Set in British Mandatory Palestine, this tense historical thriller from Michael Winterbottom weaves a story of star-crossed love with one of political radicalization.
Set in British Mandatory Palestine, this tense historical thriller from prolific auteur Michael Winterbottom traces the origins of one of the world’s most complex conflicts. Co-written by Winterbottom, his regular collaborator Laurence Coriat (Wonderland, TIFF '99; Genova, TIFF '08), and Paul Viragh, Shoshana weaves a story of star-crossed love with one of political radicalization.
The year is 1938, and tensions run high in Tel Aviv, where the British struggle to maintain order among a mixed Palestinian and Jewish population. Yet English police officer Thomas Wilkin (Douglas Booth) has made his home here — and is madly in love with Shoshana (Irina Starshenbaum), daughter of Zionist Labour movement co-founder Dov Ber Borochov. As the paramilitary organization Irgun, led by poet Avraham Stern (Aury Alby), undertakes a violent campaign to evict the British authorities, Thomas and his superior officer Geoffrey Morton (Harry Melling) adopt a zero-tolerance policy toward the resistance, intensifying their tactics to include torture. Meanwhile, Shoshana receives death threats for daring to fraternize with a member of the occupying forces. She loves Thomas, but she also believes in the pursuit of her people’s independence. She will be forced to choose between the two.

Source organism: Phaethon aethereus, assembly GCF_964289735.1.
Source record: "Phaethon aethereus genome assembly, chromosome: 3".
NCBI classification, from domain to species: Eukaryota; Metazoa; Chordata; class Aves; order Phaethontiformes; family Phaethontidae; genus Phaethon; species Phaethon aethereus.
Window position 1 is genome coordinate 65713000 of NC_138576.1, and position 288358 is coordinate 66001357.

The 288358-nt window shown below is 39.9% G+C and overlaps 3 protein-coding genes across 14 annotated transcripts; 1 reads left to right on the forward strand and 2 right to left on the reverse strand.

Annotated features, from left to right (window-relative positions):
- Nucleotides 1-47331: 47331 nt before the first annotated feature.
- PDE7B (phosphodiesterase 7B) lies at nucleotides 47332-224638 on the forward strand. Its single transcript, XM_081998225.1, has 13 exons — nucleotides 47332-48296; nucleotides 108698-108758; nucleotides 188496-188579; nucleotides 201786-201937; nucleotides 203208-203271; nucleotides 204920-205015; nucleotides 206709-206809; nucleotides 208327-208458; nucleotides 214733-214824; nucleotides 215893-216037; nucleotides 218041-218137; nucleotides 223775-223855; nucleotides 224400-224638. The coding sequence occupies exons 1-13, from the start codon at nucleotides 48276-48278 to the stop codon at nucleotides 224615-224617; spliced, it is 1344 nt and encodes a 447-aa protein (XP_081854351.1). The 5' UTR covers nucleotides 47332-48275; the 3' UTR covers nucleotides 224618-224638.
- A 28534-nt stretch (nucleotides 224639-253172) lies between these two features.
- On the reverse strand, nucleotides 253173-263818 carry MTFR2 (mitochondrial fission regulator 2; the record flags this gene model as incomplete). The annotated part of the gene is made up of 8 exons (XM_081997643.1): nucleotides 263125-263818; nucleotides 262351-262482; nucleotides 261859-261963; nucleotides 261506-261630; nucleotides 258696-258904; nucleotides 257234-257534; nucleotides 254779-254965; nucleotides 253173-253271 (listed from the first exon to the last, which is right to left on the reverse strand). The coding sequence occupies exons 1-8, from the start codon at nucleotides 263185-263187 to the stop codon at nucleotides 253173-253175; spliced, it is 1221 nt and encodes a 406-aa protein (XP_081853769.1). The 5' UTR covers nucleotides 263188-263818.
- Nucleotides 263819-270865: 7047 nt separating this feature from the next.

Winterbottom, Coriat, and Viragh wisely structure Shoshana as a procedural, not a polemic. Based on true stories, the film is plotted with surgical precision, and every scene is brisk — which makes its effect that much more brutal. With its subtle homage to The Third Man, its carefully staged set pieces, and its propulsive pace, Shoshana makes for great entertainment, but it is also an insightful portrait of where today's conflicts began.
Official Selection, 2023 Toronto International Film Festival
Content advisory: accident trauma, violence